Same Genes Suspected in Both Depression and Bipolar Illness
Increased Risk May Stem From Variation in Gene On/Off Switch
Researchers, for the first time, have pinpointed a genetic hotspot that confers risk for both bipolar disorder and depression. People with either of these mood disorders were significantly more likely to have risk versions of genes at this site than healthy controls. [1
] One of the genes, which codes for part of a cell's machinery that tells genes when to turn on and off, was also found to be over-expressed in the executive hub of bipolar patients' brains, making it a prime suspect. The results add to mounting evidence that major mental disorders overlap at the molecular level.
"People who carry the risk versions may differ in some dimension of brain development that may increase risk for mood disorders later in life," explained Francis McMahon, M.D., of the NIMH Mood and Anxiety Disorders Program, who led the study.
McMahon and an international team of investigators, supported, in part by NIMH, report on the findings of their genome-wide meta-analysis online January 17, 2010 in the journal Nature Genetics.
 Major mood disorders affect 20 percent of the population and are among the leading causes of disability worldwide.
It's long been known that bipolar disorder and unipolar depression often run together in the same families, hinting at some shared lineage. Yet, until now, no common genes or chromosomal locations had been identified.
McMahon and colleagues analyzed data from five different genome-wide association studies (GWAS) totaling more than 13,600 people, and confirmed their results in 3 additional independent samples totaling 4,677 people.
Findings of This Study
 Genetic variations on Chromosome 3 were significantly associated with both mood disorders. The suspect gene, called PBRM1, codes for a protein critical for chromatin remodeling, a key process in regulating gene expression. A neighboring gene is involved in the proliferation of brain stem cells.
 The researchers pinpointed a "protective" version of the PBRM1 gene that is carried by 41 percent of healthy controls, but only 38 percent of people with bipolar and unipolar depression. The risk version was found in 62 percent of mood disorder cases and 59 percent of controls. The researchers also showed that PBRM1 is expressed more in the prefrontal cortex of people with bipolar disorder than in controls.
 Since mood disorders likely involve altered gene expression during brain development and in response to stress, PBRM1's profile makes it a good potential candidate gene. This first genetic evidence of unipolar/bipolar overlap is also the first significant genome-wide association with any psychiatric illness in the Chromosome 3p region.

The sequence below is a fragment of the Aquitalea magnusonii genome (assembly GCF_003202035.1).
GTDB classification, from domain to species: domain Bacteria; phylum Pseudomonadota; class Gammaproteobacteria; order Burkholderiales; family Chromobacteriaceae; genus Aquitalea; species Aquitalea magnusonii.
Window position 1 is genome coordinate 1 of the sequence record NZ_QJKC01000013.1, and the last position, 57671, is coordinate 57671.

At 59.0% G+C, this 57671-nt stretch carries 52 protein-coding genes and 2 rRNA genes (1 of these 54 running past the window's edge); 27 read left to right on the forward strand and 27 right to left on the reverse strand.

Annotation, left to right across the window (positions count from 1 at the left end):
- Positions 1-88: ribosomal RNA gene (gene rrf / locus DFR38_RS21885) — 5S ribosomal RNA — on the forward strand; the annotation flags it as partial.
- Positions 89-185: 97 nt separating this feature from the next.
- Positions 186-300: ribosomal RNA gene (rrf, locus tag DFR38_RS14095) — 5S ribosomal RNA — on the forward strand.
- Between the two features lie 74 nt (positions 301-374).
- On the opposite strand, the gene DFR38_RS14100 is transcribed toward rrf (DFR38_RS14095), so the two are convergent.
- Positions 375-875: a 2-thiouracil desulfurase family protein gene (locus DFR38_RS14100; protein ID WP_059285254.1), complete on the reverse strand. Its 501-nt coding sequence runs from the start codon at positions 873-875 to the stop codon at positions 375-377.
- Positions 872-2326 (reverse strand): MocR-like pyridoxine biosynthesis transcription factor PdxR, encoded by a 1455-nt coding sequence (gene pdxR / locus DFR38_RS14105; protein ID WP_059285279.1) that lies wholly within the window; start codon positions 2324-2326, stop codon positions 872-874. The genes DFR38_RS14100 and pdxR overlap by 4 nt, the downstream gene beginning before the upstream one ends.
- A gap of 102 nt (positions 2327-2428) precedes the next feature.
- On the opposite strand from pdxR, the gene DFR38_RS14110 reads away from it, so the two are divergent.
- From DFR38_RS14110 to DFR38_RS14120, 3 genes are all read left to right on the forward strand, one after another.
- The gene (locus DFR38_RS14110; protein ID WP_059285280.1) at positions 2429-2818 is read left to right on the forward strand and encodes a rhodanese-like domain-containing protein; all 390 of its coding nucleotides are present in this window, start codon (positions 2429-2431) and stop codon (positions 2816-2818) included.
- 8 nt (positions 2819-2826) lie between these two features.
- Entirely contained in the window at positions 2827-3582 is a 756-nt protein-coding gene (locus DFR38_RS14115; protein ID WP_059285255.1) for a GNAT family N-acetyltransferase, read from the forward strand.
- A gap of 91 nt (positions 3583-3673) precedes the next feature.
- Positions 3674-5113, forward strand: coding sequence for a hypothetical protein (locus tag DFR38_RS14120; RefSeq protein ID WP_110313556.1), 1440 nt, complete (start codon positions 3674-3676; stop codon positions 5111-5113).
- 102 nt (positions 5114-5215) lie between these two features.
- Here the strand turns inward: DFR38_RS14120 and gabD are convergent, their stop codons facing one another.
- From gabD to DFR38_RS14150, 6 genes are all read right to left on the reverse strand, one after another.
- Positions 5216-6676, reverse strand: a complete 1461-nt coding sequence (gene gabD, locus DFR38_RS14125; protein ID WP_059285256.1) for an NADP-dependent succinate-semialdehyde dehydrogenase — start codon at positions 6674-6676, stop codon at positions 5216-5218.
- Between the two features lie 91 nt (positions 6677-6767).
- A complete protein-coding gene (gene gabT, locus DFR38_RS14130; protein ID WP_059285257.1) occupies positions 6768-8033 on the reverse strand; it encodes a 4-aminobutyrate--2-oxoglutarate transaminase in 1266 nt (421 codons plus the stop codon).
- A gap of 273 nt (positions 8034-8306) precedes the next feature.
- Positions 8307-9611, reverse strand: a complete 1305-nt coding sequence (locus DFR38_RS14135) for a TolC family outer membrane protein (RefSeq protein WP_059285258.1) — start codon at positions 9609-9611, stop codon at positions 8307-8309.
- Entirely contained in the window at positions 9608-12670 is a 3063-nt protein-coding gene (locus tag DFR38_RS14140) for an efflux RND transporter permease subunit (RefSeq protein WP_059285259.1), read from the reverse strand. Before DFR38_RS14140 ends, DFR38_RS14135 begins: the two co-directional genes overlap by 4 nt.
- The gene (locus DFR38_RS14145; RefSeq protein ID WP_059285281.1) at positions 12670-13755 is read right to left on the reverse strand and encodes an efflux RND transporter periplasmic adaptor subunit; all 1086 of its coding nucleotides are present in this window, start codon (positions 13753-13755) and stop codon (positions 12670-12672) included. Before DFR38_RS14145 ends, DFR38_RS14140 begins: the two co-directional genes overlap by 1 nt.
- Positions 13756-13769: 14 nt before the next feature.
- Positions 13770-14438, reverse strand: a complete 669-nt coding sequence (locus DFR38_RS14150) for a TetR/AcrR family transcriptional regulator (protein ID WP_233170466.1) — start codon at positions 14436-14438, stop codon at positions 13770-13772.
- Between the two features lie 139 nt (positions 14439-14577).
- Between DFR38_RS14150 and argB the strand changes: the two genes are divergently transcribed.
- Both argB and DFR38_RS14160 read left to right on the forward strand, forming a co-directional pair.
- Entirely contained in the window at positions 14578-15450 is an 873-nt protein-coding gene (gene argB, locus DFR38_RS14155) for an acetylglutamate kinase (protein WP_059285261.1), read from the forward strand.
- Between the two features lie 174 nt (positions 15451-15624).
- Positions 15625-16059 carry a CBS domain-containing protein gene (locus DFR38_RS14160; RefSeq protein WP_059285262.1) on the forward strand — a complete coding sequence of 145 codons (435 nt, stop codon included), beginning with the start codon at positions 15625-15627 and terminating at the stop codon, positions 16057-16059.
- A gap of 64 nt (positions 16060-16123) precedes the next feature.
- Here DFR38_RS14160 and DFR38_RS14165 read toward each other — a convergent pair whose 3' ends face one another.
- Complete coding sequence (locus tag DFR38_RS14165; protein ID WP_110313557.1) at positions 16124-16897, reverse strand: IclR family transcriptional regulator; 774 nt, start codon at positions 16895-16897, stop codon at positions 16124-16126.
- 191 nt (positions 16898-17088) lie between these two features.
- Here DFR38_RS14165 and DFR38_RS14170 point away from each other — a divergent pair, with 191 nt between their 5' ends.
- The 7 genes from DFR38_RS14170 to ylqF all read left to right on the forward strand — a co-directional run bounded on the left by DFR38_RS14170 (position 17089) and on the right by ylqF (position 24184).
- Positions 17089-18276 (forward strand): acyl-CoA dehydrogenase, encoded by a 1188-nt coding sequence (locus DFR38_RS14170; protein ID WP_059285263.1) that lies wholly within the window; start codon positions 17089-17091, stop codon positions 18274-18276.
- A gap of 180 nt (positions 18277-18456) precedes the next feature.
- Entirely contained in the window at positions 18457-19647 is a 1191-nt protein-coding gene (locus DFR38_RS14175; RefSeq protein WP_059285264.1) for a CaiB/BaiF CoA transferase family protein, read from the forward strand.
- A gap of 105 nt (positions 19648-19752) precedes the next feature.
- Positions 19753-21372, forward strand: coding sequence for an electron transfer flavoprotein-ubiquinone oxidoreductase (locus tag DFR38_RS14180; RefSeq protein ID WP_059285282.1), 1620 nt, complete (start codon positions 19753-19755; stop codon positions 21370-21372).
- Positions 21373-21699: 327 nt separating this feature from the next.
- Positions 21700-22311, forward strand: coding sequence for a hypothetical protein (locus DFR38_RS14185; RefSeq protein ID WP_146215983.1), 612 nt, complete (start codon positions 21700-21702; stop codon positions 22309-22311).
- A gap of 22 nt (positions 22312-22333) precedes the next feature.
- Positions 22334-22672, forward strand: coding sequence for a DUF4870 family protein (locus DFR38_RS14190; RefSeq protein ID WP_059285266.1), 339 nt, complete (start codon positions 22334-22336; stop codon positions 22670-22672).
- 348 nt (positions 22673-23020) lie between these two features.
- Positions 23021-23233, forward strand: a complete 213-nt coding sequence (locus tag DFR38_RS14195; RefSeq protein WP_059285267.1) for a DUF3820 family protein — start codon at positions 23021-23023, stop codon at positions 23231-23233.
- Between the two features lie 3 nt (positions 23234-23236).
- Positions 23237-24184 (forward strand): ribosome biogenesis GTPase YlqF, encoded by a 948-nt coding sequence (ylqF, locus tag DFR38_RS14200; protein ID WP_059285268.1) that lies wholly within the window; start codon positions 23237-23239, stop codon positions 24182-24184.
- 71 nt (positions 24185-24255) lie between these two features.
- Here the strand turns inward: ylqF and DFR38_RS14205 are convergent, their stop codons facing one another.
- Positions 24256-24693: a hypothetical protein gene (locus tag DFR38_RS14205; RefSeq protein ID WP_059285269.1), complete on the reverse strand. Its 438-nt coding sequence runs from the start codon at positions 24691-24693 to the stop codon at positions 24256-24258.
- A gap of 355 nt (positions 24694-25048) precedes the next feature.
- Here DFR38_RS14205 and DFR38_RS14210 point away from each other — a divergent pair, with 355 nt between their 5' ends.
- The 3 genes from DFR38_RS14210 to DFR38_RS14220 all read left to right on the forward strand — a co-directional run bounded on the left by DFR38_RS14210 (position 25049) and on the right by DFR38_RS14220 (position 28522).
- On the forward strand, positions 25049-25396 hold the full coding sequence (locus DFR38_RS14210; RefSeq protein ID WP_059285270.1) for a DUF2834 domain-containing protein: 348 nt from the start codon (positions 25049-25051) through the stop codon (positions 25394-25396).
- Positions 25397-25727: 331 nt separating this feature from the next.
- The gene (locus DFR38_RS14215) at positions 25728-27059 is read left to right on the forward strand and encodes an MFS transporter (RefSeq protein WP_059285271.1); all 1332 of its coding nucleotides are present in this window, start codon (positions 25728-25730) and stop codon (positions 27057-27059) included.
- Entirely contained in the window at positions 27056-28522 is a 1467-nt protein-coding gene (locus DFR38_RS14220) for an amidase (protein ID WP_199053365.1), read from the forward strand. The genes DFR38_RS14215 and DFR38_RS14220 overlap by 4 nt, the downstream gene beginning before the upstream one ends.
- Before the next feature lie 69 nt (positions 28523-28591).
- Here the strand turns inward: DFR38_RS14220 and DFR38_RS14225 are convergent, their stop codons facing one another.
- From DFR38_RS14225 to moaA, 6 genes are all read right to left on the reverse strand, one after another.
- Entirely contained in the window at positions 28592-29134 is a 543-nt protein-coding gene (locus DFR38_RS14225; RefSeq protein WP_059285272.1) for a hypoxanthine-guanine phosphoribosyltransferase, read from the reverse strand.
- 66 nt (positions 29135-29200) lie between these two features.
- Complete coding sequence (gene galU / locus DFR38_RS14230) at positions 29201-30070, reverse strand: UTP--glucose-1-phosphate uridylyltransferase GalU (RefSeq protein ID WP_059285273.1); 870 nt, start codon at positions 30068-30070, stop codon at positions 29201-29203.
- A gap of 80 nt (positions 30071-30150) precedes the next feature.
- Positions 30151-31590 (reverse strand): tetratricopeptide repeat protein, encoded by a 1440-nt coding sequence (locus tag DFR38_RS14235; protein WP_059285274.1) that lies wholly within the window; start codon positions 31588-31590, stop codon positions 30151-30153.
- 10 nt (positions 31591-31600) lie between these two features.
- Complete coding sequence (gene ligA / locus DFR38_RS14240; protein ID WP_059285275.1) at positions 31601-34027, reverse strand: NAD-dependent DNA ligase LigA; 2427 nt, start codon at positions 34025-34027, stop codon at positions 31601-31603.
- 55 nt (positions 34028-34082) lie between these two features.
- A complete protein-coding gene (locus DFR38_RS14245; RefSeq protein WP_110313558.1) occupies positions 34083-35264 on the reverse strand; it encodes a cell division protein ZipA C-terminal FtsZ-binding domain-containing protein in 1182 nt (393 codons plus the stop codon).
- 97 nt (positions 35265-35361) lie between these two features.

However, the findings underscore limitations of the GWAS approach, which looks for connections to gene versions that are common in the population. Having one copy of this risk variant increases vulnerability for developing a mood disorder by a modest 15 percent. Why do some people with this variant — and presumably other, yet to be discovered, shared risk genes — develop bipolar disorder while others develop unipolar depression or remain healthy? Environmental influences and epigenetic factors may be involved, suggest the researchers, who note that "genetic association findings so far seem to account for little of the inherited risk for mood disorders."
"Our results support the growing view that there aren't common genes with large effects that confer increased risk for mood disorders," said McMahon. "If there were, in this largest sample to date, we would have found them. The disorders likely involve many genes with small effects — and different genes in different families — complicating the search. Rarer genes with large effects may also exist."
Ultimately, findings such as these may lead to identification of common biological pathways that may play a role in both unipolar and bipolar illness and suggest strategies for better treatment, said McMahon. The results add to other evidence of overlap that is spurring a new NIMH initiative to make sense of research findings that don't fit neatly into current diagnostic categories. See: Genes and Circuitry, Not Just Clinical Observation, to Guide Classification for Research.
Bipolar disorder and unipolar depression often run in the same families, as this pedigree diagram illustrates. The new study is the first to trace both illnesses to a shared chromosomal hotspot.